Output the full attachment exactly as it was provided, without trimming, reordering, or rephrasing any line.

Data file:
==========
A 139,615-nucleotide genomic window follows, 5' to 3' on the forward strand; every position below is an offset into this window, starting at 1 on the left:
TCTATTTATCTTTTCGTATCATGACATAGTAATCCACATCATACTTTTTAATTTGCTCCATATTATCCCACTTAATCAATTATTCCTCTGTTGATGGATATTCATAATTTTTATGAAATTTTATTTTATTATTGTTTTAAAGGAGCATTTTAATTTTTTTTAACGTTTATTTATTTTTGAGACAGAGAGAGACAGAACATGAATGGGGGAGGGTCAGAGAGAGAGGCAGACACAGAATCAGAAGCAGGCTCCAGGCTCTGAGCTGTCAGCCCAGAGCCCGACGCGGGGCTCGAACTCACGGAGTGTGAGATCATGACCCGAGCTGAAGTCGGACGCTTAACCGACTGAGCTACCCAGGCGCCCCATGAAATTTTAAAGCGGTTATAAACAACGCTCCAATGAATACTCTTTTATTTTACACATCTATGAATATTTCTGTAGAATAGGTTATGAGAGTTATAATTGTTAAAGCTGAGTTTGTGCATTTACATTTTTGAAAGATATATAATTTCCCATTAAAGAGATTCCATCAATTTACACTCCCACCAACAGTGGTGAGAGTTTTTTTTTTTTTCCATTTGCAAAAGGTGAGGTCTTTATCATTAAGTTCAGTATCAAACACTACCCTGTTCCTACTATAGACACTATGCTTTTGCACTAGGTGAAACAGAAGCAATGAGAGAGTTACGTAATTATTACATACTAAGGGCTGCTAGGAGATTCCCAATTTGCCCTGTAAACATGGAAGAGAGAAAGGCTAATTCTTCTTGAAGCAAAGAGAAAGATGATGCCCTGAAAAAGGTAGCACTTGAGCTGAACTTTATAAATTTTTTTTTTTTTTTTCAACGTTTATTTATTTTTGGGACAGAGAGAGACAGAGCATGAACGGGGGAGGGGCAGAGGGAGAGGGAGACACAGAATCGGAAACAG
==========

A 139,615-nucleotide genomic window follows, 5' to 3' on the forward strand; every position below is an offset into this window, starting at 1 on the left:
TCTATTTATCTTTTCGTATCATGACATAGTAATCCACATCATACTTTTTAATTTGCTCCATATTATCCCACTTAATCAATTATTCCTCTGTTGATGGATATTCATAATTTTTATGAAATTTTATTTTATTATTGTTTTAAAGGAGCATTTTAATTTTTTTTAACGTTTATTTATTTTTGAGACAGAGAGAGACAGAACATGAATGGGGGAGGGTCAGAGAGAGAGGCAGACACAGAATCAGAAGCAGGCTCCAGGCTCTGAGCTGTCAGCCCAGAGCCCGACGCGGGGCTCGAACTCACGGAGTGTGAGATCATGACCCGAGCTGAAGTCGGACGCTTAACCGACTGAGCTACCCAGGCGCCCCATGAAATTTTAAAGCGGTTATAAACAACGCTCCAATGAATACTCTTTTATTTTACACATCTATGAATATTTCTGTAGAATAGGTTATGAGAGTTATAATTGTTAAAGCTGAGTTTGTGCATTTACATTTTTGAAAGATATATAATTTCCCATTAAAGAGATTCCATCAATTTACACTCCCACCAACAGTGGTGAGAGTTTTTTTTTTTTTCCATTTGCAAAAGGTGAGGTCTTTATCATTAAGTTCAGTATCAAACACTACCCTGTTCCTACTATAGACACTATGCTTTTGCACTAGGTGAAACAGAAGCAATGAGAGAGTTACGTAATTATTACATACTAAGGGCTGCTAGGAGATTCCCAATTTGCCCTGTAAACATGGAAGAGAGAAAGGCTAATTCTTCTTGAAGCAAAGAGAAAGATGATGCCCTGAAAAAGGTAGCACTTGAGCTGAACTTTATAAATTTTTTTTTTTTTTTTCAACGTTTATTTATTTTTGGGACAGAGAGAGACAGAGCATGAACGGGGGAGGGGCAGAGGGAGAGGGAGACACAGAATCGGAAACAG